Game 3 on Saturday night will always be remembered for Albert Pujols’ ridiculous performance, but in the short term, it may be more significant for what it meant for the starting pitchers — Kyle Lohse and Matt Harrison — each of whom was terrible. It’s significant because this series has all of the hallmarks of a seven-game affair, and if we reach a Game 7 Lohse and Harrison are slated to meet up again.
The Rangers don’t seem to have any other ideas or options if that happens. Given Tony La Russa’s penchant for tinkering it’s always possible that he’d throw Jake Westbrook or a short-rest starter or Rick Honeycutt or someone out there instead of Lohse. According to Joe Strauss of the Post-Dispatch La Russa has not yet committed to anything but the sense at the moment is that it will be Lohse — on a short leash — who gets the call.
Of course, the way this series has gone so far, we’re just as likely to see dueling perfect games from Lohse and Harrison as we are a five-hour empty-the-bullpen affair. Did I mention that I love this World Series so far?
The Reds announced on Tuesday that starter Scott Feldman underwent season-ending arthroscopic surgery on his right knee. The right-hander was placed on the disabled list with knee inflammation on Friday.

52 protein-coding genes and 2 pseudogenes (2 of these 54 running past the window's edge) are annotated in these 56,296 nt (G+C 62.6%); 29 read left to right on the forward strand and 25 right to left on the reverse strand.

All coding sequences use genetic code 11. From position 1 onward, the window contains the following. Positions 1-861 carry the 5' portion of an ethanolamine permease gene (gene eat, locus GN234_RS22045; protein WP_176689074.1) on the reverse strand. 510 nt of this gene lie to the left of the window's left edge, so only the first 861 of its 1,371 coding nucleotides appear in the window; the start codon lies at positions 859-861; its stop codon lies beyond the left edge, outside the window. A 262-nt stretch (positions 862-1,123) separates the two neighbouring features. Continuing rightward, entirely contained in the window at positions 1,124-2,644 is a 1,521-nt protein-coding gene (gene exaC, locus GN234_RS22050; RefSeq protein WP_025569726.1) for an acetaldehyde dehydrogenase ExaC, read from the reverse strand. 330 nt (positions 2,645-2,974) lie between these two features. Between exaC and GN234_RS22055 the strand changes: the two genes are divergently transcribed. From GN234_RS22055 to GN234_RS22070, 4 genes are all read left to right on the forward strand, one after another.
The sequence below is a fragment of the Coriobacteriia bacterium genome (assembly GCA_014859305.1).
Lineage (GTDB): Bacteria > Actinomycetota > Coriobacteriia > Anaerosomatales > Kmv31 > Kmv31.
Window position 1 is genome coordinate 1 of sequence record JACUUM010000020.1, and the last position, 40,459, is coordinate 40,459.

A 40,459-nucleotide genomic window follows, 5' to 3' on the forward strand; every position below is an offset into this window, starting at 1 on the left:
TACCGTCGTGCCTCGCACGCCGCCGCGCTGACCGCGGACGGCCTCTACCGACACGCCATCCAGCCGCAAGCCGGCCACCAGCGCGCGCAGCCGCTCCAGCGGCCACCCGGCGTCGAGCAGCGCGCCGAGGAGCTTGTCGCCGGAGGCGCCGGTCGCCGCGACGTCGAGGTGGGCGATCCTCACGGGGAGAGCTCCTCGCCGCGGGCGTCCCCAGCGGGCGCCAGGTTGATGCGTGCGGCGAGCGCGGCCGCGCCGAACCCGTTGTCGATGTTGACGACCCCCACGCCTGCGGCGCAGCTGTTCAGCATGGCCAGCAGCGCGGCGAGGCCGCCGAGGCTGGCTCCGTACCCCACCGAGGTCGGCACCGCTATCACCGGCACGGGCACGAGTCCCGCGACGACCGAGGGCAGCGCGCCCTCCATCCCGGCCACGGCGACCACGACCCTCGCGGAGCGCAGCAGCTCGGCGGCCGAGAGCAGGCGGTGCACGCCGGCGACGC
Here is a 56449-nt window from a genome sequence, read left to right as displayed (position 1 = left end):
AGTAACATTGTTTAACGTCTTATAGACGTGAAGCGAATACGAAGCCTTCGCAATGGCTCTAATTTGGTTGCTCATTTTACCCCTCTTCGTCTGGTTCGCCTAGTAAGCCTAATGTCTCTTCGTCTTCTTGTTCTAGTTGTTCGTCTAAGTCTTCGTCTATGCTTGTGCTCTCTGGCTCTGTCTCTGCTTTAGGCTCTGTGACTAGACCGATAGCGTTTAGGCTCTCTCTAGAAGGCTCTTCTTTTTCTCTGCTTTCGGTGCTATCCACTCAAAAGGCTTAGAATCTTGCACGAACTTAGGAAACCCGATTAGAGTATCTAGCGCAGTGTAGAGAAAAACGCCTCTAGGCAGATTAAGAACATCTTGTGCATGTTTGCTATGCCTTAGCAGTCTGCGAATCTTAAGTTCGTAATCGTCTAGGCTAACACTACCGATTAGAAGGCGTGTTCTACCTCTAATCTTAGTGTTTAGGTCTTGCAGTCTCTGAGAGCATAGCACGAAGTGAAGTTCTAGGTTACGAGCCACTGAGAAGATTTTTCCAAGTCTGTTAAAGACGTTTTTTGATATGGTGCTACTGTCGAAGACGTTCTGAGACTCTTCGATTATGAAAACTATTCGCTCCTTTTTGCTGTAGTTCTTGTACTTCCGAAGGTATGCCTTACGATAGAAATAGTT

Feldman, 34, made 21 starts this season, posting a 4.77 ERA with a 93/35 K/BB ratio in 111 1/3 innings. He’s a free agent after the season but may have to settle for a minor league deal going into 2018 given his age and recent injury woes.
Following an embarrassing scene at Fenway Park earlier this year in which Orioles outfielder Adam Jones was taunted with racial slurs and had peanuts thrown at him, Major League Baseball will implement a universal code of conduct for fans at major league ballparks starting next season, ESPN’s Scott Lauber reports.
MLB spokesman Michael Teevan said, “We are working with the clubs on security and fan conduct initiatives at all of our ballparks. We will be issuing a league-wide fan code of conduct for the 2018 season.”
As Lauber notes, every team has its own code of conduct but some are more thorough than others. The Red Sox added “hate speech” to their code of conduct after the Jones incident and Major League Baseball, unsurprisingly, wants to make sure fans at every ballpark are clear on what behaviors will and will not be tolerated.
Since the Jones incident, Major League Baseball has been encouraging teams to be more inclusive, though Kennedy clarified that “there’s not been any directive or mandate.”